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Batavia map c.1747

Rp 480,000

Batavia map c.1747

Rp 480,000

Decorative Mid-18th century large German map of Batavia by  Johann Baptist Homann and originally published in the Homannischer Atlas around 1747. The plan shows the city and its immediate environs, the surrounding rice fields intersected by a network of waterways, canals and outlying fortifications. A detailed lettered key identifies the buildings and sites of importance of this capital and administrative centre of the Dutch East Indies. Inset views depict the city, Rathaus and the castle, whilst below there is a full-length black and white panorama of the city from the sea embellished on each side by portraits of native Javanese figures and exotic wildlife including a leopard and a cayman.

size image: 47 cm x 40 cm

Batavia Massacre c.1740

Rp 480,000

An interesting and one of the few prints that show Batavia how it looked like in the mid-18th century. The Dutch  rulers followed the Dutch architactel way of building the houses, roads and canals. The only different was that in Batavia the build sunshades on they buildings. Showing in the print the terrible massacre of the Chinese that occurred in Batavia October 9th 1740, engraved by Adrian van der Laan of Amsterdam. The print shows Dutch troops firing cannon into Chinese houses on the banks of Kali Besar, slaughtering people as they fled their burning homes and waiting in boats to kill those that sought escape in the river; it is estimated that some 10,000 Chinese were killed. The massacre was prompted by tales of Chinese atrocities following the death of 50 Dutch soldiers at the hands of enraged Chinese sugar plantation workers who were protesting about Government repression and the declining sugar prices. This dramatic event is considered as the end of the Dutch golden age.

Size image: 39 cm x 53 cm

 

City Plan of Batavia c.1681

Rp 500,000

This map of Batavia, nowadays Jakarta, was originally published by the Italian historian Gregorio Leti (1630-1710) and was based on the earlier map of Batavia published by Clement de Jonghe in 1650. At the bottom of the map is a view of the city from the sea: for most people this was the first glimpse of the city, after a long sailing journey. Shown are a few Dutch large size sailing vessels, the old Dutch Castle, the canals and the old city walls.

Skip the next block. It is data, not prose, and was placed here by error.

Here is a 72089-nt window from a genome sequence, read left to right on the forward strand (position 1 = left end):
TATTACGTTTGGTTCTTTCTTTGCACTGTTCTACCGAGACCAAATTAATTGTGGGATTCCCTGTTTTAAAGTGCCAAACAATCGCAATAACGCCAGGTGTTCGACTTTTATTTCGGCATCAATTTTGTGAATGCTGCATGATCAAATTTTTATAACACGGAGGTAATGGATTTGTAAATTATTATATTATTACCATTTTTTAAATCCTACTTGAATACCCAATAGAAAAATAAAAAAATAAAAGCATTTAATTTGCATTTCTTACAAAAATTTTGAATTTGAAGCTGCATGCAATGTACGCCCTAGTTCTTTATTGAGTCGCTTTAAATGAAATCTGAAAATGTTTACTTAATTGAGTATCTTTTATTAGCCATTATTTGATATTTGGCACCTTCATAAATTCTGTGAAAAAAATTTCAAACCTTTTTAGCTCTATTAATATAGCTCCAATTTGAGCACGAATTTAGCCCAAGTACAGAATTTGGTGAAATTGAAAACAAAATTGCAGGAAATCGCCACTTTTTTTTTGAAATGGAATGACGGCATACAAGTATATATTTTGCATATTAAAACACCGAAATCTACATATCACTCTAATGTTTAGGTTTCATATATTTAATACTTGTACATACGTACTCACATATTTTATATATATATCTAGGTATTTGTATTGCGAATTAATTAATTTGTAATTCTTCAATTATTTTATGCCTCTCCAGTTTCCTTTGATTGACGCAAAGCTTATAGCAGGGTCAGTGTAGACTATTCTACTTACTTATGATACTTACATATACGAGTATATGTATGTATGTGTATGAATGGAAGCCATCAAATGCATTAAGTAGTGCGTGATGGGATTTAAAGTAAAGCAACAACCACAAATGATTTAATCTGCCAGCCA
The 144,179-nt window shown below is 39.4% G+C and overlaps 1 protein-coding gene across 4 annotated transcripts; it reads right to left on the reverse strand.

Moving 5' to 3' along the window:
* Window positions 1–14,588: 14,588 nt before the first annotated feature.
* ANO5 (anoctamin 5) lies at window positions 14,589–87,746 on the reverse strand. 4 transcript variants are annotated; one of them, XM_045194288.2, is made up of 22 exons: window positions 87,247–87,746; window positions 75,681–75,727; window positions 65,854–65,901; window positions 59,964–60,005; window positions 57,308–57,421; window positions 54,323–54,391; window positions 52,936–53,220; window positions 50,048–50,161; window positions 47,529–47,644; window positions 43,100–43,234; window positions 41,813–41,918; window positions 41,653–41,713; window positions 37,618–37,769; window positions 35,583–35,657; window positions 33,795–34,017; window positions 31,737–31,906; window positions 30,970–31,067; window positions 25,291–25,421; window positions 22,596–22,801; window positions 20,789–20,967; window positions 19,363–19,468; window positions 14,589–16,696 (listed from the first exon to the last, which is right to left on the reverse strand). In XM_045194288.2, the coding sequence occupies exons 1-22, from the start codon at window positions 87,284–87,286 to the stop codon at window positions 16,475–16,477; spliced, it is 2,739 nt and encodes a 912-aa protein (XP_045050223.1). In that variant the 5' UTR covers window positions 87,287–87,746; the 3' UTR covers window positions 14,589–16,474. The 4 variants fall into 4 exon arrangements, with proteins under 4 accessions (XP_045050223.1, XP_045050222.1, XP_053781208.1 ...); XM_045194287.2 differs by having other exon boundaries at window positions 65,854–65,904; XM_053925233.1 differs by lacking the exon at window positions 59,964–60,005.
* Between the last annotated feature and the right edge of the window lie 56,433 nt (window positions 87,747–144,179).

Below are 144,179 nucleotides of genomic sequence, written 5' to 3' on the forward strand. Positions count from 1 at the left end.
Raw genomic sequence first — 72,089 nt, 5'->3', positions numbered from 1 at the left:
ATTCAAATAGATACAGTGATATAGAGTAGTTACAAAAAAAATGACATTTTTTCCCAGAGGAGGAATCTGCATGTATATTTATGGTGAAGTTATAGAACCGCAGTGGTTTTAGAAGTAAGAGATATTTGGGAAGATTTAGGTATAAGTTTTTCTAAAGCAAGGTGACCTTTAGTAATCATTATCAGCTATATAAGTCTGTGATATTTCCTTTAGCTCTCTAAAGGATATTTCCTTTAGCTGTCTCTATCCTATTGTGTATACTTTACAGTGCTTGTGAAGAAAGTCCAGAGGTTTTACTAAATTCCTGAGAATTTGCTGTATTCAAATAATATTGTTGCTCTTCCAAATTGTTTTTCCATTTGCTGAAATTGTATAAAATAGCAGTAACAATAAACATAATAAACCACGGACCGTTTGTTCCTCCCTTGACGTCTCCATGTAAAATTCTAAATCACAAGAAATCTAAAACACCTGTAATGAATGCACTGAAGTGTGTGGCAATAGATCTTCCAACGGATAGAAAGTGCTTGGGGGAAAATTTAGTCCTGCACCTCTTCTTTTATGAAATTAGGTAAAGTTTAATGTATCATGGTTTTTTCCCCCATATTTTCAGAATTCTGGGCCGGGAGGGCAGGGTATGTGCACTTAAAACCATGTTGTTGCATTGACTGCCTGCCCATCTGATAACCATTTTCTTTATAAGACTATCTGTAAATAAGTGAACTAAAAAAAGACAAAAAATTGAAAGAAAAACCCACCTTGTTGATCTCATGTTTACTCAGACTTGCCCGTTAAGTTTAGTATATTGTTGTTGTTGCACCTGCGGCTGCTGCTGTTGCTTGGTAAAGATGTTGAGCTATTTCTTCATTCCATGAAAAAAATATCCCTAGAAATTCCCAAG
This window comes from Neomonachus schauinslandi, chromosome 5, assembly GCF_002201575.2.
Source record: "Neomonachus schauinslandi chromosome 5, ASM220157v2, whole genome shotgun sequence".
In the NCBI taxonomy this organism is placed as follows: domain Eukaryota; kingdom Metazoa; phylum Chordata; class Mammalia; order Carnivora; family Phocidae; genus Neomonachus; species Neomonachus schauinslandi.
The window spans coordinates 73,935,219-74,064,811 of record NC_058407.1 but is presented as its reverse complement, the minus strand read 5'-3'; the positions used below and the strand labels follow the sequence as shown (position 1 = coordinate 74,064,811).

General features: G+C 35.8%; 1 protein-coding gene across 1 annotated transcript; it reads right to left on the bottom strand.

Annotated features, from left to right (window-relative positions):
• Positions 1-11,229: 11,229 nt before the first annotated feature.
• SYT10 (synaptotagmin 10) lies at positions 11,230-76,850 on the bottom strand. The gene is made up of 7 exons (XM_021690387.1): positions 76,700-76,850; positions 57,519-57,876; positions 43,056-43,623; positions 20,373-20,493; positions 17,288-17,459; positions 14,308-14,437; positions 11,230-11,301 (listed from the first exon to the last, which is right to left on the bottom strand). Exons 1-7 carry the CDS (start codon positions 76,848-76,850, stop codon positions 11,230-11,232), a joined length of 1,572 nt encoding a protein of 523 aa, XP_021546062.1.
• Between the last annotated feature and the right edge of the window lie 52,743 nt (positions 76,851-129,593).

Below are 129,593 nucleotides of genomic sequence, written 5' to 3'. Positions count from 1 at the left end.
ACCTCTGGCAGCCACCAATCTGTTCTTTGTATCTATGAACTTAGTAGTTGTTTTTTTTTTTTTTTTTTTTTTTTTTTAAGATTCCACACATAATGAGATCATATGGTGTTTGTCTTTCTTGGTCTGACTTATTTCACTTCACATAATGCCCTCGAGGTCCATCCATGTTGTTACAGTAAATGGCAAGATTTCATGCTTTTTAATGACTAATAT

Size: 50 cm x 40 cm

City view of Batavia c.1724

Rp 480,000

Reproduction of a beautiful  engraving of Batavia roads, the city of Batavia and the Bogor volcanoes of Panggrano, Salak and Gede. Originally published in Francois Valentijn’s Oud en Nieuw Oost-Indien in 1724-1726.

 

Early 20th century Plan of Batavia

Rp 300,000

Map of the old city Batavia, nowadays named Jakarta, the capital city of Indonesia. Originally printed for tourists who were visiting Batavia. The map was originally published by G. Kolff.

size image: 25 cm x 66 cm

Kali Besar c.1926

Rp 480,000

Kali Besar c.1926

Rp 480,000

Attractive print of the trading houses at the Kali Besar boulevard in Batavia, nowadays Jakarta. The original etching was published in 1923 by the Dutch artist Dirk Homberg.

size image: 57 cm x 24 cm

Pasar Jakarta c.1926

Rp 480,000

Pasar Jakarta c.1926

Rp 480,000

Attractive print of a market in Batavia, nowadays Jakarta. The original etching was published in 1923 by the Dutch artist Dirk Homberg.

size image: 57 cm x 24 cm

Plan de Batavia c.1750

Rp 150,000

This French map of Batavia was originally published in Paris around 1750 in A.Prévost’s ‘l’Histoire générales des Voyages’ (General History of Voyages). The map shows the city and castle of Batavia with a key showing the main buildings and areas, the old Dutch castle and the old city walls.

Size: 30 cm x 23 cm

Plan of the Town and Castle of Batavia c.1780

Rp 500,000

Attractive 18th century plan of Batavia with an alphanumeric key showing the main areas and buildings. The plan was engraved by A. van Krevelt of Amsterdam and originally published by Peter Conradi in 1780.

Size image: 63 cm x 37 cm

 

Taman Fatahillah

Rp 150,000

Taman Fatahillah

Rp 150,000

Reproduction of a chromolithograph, after J.C. Rappard from M.T.H. Perelaer’s Nederlandsch-Indie Java Door De Buitenbezittingen published in Leiden in 1883. Shown is the Town Hall of Batavia. This building was the administrative headquarters of the Dutch East India Company and later of the Dutch Colonial Government. The current building was constructed in 1707 by the city government, replacing the former city hall built in 1627. Governor General Abraham van Riebeeck inaugurated it in 1710. As the city continue to expand southward, the building’s function as city hall (Dutch gemeentehuis) ended by 1913. Nowadays the Jakarta History Museum (Indonesian: Museum Sejarah Jakarta), also known as Fatahillah Museum or Batavia Museum, uses this building.

Size image: 23 cm x 17 cm